Tammy Andrews 11A Williamsburg Lane Chico, CA 95926 (530)636-0558 email@example.com
The Origins of Naturopathy
The principles of Naturopathy were first used by the Hippocratic School of Medicine in about 400B.C. The Greek philosopher Hippocrates believed in viewing the whole person in regards to finding a cause of disease, and using the laws of nature to induce cure. It was from this original school of thought that Naturopathy takes its principles.
•The healing power of nature- nature has the innate ability to heal •Identify and treat the cause - there is always an underlying cause, be it physical or emotional •Do no harm- a Naturopath will never use treatments that may create other conditions •Treat the whole person- when preparing a treatment plan, all aspects of a person’s being are taken into consideration •The Naturopath as teacher- a Naturopath empowers the patient to take responsibility for his/her own health by teaching self-care •Prevention is better than cure - a Naturopath may remove toxic substances and situations from a patient’s lifestyle to prevent the onset of further disease.
Modern orthodox medicine, apart from all its positive and beneficial attributes, does not subscribe to this idea of wholism or to the importance of prevention. As long ago as the second century BC, the Yellow Emperor, in the Classic of Internal Medicine, said A doctor who treats a disease after it has happened is a mediocre doctor..a doctor who treats a disease before it happens is a superior doctor. Indeed Chinese physicians were paid to keep their patients healthy and were either dismissed or not paid if the patient became ill. This ensured a health system, not an ill health system, as we know it. Unfortunately this understanding has changed to a new paradigm-wait until it is broken and then fix it. This is not intelligent medicine and part of a Naturopath's role is empowering the patient to take responsibility for his or her own health. This is not always an easy task amid a hostile environment of toxins and chemicals. The modern day Naturopath faces many more challenges than those of their forefathers.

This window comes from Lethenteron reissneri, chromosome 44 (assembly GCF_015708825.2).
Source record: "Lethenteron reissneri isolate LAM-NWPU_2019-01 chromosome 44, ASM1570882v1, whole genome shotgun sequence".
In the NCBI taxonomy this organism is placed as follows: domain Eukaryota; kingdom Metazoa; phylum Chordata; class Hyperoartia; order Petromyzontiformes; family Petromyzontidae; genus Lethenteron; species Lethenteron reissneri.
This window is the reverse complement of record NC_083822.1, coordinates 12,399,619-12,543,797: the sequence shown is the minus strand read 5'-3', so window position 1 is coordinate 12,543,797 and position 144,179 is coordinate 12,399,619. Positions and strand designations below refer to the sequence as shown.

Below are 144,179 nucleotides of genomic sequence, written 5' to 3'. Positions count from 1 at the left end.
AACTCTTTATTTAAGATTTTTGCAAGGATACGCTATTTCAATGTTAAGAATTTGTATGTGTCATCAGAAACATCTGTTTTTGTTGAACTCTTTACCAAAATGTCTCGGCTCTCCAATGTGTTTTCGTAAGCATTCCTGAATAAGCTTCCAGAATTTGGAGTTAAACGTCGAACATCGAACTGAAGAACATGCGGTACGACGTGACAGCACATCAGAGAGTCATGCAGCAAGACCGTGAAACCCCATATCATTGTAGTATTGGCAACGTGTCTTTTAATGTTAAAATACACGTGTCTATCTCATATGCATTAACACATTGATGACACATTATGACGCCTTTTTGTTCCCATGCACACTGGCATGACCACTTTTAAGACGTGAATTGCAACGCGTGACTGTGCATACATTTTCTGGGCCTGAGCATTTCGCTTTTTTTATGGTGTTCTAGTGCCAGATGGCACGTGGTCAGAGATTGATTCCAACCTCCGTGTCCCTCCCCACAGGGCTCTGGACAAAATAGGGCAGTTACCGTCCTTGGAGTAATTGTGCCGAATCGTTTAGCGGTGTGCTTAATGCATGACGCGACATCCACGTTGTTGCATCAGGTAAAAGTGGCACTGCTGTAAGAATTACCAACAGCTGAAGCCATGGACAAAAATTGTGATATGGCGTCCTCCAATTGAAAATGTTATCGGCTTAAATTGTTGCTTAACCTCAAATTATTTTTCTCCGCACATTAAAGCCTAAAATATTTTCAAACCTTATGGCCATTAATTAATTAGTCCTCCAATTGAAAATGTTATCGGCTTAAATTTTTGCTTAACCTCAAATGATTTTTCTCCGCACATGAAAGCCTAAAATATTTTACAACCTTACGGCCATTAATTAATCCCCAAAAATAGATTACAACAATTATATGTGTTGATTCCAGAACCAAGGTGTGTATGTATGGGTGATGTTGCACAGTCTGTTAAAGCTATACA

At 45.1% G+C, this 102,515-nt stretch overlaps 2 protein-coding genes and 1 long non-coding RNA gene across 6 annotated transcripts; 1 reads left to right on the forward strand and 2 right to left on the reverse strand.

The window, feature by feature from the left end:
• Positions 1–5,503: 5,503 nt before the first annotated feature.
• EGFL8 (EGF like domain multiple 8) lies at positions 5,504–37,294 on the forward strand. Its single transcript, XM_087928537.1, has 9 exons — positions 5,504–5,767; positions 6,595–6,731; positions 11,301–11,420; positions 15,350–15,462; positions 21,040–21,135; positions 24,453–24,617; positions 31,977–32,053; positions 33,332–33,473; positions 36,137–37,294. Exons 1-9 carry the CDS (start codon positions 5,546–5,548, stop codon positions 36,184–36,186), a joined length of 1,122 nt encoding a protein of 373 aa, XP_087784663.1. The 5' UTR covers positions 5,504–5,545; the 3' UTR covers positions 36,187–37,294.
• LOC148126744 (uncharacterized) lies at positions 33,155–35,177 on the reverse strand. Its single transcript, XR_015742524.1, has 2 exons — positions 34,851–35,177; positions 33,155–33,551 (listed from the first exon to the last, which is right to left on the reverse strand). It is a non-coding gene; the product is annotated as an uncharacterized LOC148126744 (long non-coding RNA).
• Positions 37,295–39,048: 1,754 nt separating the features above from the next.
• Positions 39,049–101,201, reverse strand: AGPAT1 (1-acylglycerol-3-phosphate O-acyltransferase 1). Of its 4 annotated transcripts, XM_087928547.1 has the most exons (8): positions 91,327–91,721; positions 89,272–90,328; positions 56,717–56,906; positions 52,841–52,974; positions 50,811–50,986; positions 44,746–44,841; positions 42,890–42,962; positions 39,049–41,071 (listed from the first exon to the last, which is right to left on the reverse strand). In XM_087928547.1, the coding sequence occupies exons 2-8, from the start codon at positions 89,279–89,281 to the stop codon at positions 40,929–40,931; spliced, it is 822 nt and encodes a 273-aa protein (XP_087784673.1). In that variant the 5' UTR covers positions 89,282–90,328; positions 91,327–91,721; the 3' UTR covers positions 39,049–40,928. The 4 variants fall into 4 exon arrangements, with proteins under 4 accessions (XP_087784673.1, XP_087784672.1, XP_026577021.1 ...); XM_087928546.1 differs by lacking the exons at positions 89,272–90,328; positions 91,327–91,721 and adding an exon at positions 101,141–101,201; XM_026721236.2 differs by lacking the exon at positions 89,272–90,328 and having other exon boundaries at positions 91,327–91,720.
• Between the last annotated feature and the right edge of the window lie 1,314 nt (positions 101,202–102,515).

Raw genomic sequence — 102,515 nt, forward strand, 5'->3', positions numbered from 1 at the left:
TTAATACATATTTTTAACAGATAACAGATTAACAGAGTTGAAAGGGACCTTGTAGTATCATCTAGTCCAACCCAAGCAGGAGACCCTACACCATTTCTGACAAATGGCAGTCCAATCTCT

Most of us now live in a sea of electromagnetic pollution, coupled with a plethora of chemical pollutants which were completely alien to man 40 years ago. Add to this a dose of denatured food fast-tracked by technology and we have a heady mix of health problems waiting to happen. In short most people have too much of what they shouldn't have in their bodies and not enough of what they should have.
The Naturopath of today needs a very eclectic approach to meet these challenges and guide their patients back to vibrant health. Whilst never losing sight of the basic fundamentals of the naturecure, the modern-day Naturopath might employ a raft of skills such as herbs, homoeopathy, manipulation, flower essences, acupuncture or biochemical supplementation to augment their work. These may be necessary to offset many of the suppressions brought about through living in our modern times with all its concomitant stresses that seek to strangle the life force in our bodies. - Steven Langley MSc, ND, DipHom, DBM, DipAc, OMD